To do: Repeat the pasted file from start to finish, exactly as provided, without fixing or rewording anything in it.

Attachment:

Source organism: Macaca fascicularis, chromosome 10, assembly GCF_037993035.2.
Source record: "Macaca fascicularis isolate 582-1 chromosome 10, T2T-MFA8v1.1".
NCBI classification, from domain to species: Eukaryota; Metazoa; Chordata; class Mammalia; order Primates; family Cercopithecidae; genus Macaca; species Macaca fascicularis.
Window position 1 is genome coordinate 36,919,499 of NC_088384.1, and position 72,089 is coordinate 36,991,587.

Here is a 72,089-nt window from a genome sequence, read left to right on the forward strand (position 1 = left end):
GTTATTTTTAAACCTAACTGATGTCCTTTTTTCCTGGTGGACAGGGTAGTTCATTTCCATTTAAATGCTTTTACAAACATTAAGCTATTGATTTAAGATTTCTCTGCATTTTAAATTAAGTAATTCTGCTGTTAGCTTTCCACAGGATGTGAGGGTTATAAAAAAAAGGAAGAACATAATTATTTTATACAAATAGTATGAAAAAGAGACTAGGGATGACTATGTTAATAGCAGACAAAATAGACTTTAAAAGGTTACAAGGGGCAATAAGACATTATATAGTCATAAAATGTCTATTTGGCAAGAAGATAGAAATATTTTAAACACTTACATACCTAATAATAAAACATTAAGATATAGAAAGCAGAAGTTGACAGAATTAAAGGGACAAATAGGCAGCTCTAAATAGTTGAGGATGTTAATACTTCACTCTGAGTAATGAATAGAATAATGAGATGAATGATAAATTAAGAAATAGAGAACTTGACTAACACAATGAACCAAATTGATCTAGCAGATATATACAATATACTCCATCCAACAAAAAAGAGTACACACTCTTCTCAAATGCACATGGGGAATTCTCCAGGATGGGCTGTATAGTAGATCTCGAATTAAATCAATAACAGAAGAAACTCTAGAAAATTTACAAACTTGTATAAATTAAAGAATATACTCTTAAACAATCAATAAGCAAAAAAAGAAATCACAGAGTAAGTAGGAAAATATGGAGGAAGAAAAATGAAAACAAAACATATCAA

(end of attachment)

Source organism: Macaca fascicularis, chromosome 10, assembly GCF_037993035.2.
Source record: "Macaca fascicularis isolate 582-1 chromosome 10, T2T-MFA8v1.1".
NCBI classification, from domain to species: Eukaryota; Metazoa; Chordata; class Mammalia; order Primates; family Cercopithecidae; genus Macaca; species Macaca fascicularis.
Window position 1 is genome coordinate 36,919,499 of NC_088384.1, and position 72,089 is coordinate 36,991,587.

Here is a 72,089-nt window from a genome sequence, read left to right on the forward strand (position 1 = left end):
GTTATTTTTAAACCTAACTGATGTCCTTTTTTCCTGGTGGACAGGGTAGTTCATTTCCATTTAAATGCTTTTACAAACATTAAGCTATTGATTTAAGATTTCTCTGCATTTTAAATTAAGTAATTCTGCTGTTAGCTTTCCACAGGATGTGAGGGTTATAAAAAAAAGGAAGAACATAATTATTTTATACAAATAGTATGAAAAAGAGACTAGGGATGACTATGTTAATAGCAGACAAAATAGACTTTAAAAGGTTACAAGGGGCAATAAGACATTATATAGTCATAAAATGTCTATTTGGCAAGAAGATAGAAATATTTTAAACACTTACATACCTAATAATAAAACATTAAGATATAGAAAGCAGAAGTTGACAGAATTAAAGGGACAAATAGGCAGCTCTAAATAGTTGAGGATGTTAATACTTCACTCTGAGTAATGAATAGAATAATGAGATGAATGATAAATTAAGAAATAGAGAACTTGACTAACACAATGAACCAAATTGATCTAGCAGATATATACAATATACTCCATCCAACAAAAAAGAGTACACACTCTTCTCAAATGCACATGGGGAATTCTCCAGGATGGGCTGTATAGTAGATCTCGAATTAAATCAATAACAGAAGAAACTCTAGAAAATTTACAAACTTGTATAAATTAAAGAATATACTCTTAAACAATCAATAAGCAAAAAAAGAAATCACAGAGTAAGTAGGAAAATATGGAGGAAGAAAAATGAAAACAAAACATATCAA